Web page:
Bioshock EP14: Who’s Your Daddy?

By Shamus Posted Thursday Sep 5, 2013

Filed under: Spoiler Warning 52 comments

Link (YouTube)

And so it ends. Again. I guess. After two trips through this game I think we’re finally going to let this dead horse have some peace. Here is what Josh had to say about this episode when it originally went live:

But that's all water under the bridge now. In retrospect, this season did provide (in my mind, at least) a fairly compelling counterpoint to Bioshock's overwhelming praise in the larger gaming community. Was it a good game? Sure, I think I can at least give it that. At least it had some fairly surprising twists â€" there are a lot of games with gameplay that's just as bad (or worse) that have no redeeming factors whatsoever. But was it a great game? It seemed like the whole momentum of the game's story relied on those few twists â€" or really just the one â€" and after that truly great moment, not only does the whole game spiral sharply downwards in an irrevocable stall, but I never felt any desire to play it again until we decided to do it for this season.

And yet to play devil's advocate to my own devil's advocacy, it is worth noting that the unanimous praise was largely aimed at the console version. I'm not sure if the gameplay was significantly better on the 360 or not â€" I probably wouldn't be able to tell, playing shooters with thumbsticks is a skill which endlessly baffles me. But I think I can conclusively say that the PC version of Bioshock, at the very least, fails to live up to its hype. By far

I think BioShock is a pretty smart game… for a shooter. Which is like being the sexiest Ferengi, or the world’s tallest midget.

I do wonder what would have happened if they simply ended the game quickly after the confrontation with Ryan. No big boss fight. No long slog. Maybe a rapid tying up of plot threads and a quick set-piece escape to the surface. I’d love to jump into that alternate reality and see how the audience responded. Would people fault the game because you didn’t get to fight the metaphorical mecha-Hitler at the end? Would it have sold worse? Would it have shaken up the genre by challenging the notion that shooters need to end in huge gun battles?

I honestly don’t know. I would have liked the game a lot better, but given our complaints versus the adoration of the masses, it’s really doesn’t matter all that much if the game didn’t work for us.

Thanks for watching. Again.

And yes, I do plan to update the archives. It’s on my to-do list.


From The Archives:

52 thoughts on “Bioshock EP14: Who’s Your Daddy?

  1. Felix says:

    I think people would probably have been fine without the big gun battle at the end. I don’t think it is a genre convention people actually value. After all, two of the Halo games end with big escape driving sequences in which you can’t even shoot, and I don’t think anyone complained about that.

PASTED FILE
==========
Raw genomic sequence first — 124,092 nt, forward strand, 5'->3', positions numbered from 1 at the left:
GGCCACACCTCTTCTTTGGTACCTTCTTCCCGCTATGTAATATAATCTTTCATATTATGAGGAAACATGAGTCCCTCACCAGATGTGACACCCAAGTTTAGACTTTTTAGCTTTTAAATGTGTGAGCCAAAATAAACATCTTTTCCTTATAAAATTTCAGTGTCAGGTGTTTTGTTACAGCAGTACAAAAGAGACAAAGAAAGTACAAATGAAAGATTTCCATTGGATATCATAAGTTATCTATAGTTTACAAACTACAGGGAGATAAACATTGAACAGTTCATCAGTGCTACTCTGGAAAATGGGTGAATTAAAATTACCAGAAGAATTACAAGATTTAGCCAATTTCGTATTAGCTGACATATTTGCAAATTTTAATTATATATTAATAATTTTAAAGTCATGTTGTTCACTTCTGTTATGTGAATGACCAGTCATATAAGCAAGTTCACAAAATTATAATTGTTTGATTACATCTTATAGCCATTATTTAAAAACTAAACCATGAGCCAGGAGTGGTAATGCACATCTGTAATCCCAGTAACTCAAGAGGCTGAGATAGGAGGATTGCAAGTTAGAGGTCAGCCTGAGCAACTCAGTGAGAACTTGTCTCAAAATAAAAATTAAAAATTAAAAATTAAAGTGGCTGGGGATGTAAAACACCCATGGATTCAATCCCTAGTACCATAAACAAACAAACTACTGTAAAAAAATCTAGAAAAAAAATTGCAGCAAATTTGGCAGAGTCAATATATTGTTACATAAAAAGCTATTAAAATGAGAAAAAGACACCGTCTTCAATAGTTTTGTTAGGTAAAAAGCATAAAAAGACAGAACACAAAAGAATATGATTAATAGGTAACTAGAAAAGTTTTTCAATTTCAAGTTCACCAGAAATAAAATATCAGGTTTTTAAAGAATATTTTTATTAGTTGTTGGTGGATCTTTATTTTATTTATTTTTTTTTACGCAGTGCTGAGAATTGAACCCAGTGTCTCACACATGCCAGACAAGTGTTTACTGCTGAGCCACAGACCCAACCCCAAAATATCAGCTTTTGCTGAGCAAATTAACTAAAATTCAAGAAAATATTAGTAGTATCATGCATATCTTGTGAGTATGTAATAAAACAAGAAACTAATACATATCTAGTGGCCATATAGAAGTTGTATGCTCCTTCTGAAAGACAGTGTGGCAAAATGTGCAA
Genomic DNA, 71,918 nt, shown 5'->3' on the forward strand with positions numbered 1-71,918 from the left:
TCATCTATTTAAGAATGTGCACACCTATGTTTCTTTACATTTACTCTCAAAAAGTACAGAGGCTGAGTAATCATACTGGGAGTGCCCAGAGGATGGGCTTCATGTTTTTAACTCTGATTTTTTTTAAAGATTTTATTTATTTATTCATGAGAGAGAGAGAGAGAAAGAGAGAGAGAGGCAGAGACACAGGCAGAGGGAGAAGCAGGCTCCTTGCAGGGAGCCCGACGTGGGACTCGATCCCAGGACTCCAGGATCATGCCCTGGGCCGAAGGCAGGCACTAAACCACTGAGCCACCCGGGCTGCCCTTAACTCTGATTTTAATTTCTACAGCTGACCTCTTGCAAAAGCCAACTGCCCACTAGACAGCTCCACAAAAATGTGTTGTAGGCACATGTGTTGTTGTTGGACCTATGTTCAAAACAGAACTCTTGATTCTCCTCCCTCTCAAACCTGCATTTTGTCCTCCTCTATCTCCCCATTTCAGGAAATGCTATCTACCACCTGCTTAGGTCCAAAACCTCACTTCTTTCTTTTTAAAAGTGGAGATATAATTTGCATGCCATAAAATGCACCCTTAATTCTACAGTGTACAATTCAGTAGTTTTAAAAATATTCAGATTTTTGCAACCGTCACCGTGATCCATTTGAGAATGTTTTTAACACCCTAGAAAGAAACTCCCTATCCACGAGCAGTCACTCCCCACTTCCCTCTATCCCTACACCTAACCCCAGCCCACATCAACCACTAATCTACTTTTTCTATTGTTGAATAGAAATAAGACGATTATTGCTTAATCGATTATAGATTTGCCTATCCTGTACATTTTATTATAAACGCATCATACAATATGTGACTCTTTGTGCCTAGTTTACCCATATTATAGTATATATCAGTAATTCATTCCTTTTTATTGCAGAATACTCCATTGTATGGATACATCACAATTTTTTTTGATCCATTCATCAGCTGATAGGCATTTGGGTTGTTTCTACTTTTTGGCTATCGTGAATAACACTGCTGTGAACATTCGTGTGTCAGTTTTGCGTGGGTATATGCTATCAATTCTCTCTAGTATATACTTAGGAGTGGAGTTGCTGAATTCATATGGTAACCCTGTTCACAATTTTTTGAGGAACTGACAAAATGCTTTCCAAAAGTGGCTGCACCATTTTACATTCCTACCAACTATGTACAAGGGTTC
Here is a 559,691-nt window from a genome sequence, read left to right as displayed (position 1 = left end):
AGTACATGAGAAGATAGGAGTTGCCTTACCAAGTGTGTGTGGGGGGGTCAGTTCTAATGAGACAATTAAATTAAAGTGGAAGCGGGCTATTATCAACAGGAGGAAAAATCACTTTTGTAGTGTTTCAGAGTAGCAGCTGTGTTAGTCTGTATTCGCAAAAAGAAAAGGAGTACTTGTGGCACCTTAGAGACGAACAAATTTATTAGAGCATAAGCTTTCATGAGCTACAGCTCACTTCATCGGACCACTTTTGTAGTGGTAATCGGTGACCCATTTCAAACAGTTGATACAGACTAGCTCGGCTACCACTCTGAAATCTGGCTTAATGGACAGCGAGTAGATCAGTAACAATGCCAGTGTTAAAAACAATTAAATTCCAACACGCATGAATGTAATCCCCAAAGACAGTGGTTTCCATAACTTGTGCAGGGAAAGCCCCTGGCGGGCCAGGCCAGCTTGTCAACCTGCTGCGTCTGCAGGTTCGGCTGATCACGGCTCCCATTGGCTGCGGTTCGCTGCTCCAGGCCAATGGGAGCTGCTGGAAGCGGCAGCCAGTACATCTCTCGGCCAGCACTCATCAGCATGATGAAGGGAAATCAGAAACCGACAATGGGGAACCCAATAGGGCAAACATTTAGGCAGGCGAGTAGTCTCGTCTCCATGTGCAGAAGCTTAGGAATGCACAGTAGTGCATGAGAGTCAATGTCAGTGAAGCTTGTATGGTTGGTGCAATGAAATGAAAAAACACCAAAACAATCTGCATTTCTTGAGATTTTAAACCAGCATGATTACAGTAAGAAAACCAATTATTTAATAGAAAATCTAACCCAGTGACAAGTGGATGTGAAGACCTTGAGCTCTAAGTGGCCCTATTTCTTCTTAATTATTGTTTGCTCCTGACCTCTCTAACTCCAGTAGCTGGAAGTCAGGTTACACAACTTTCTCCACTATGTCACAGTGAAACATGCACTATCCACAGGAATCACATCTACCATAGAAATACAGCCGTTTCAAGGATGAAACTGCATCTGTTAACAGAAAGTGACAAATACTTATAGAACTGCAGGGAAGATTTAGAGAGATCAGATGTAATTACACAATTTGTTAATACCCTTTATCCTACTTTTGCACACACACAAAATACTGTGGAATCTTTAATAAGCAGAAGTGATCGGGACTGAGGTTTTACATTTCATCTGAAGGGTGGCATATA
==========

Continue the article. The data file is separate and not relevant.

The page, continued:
1. Phantos says:

      The last section of Halo 3(which I think you’re referring to) is the worst thing that ever happened.

      “Okay, you have to drive across a series of tiles on a slow shopping cart made up of Helium. While enemies are shooting at you, and you can’t shoot back. Oh by the way, these tiles randomly explode beneath you, making you fall to your doom, forcing you to try again 80,000 times.

      ISN’T THIS EXCITING??????!!!”

      1. Viktor says:

        The enemies generally aren’t thick enough to kill you there, so I’m not sure why you mention them. Shooting would be a waste of time, which I assume is why they give you a vehicle that can’t shoot. Similarly, I never had a tile explode directly underneath me. I had some blow up right in front of me, but all can be avoided with good reactions. Were you maybe playing on PC? The Warthog works well with thumbsticks but PC driving controls are terrible at best, and for a vehicle as odd as the hog *shudders*

        1. Phantos says:

          That’s nice. I’m happy it worked out for you.

          But your experience was not mine. Those tiles always knew where I was trying to go and were unavoidable drops into oblivion. And those “thick” enemies have plenty of time to kill you when your Warthog tips to the side and forces you out. Then you have to push it back upright and then get back into the driver seat, and wait for the Arbiter to get back on the turret before you can drive at 3 miles per hour away from all of the things shooting at you with unlimited ammo.

          And this happens every 20 seconds, because the Warthog is the most unruly vehicle in any video game. This is a jeep that will do seven flips and land upside-down if you obey the speed limit and all traffic laws. And furthermore-

          …Wait, I should probably be talking about Bioshock.

          Fontaine is a dumbhead!

          1. Ciennas says:

            The Warthog got worse in Reach in that regard.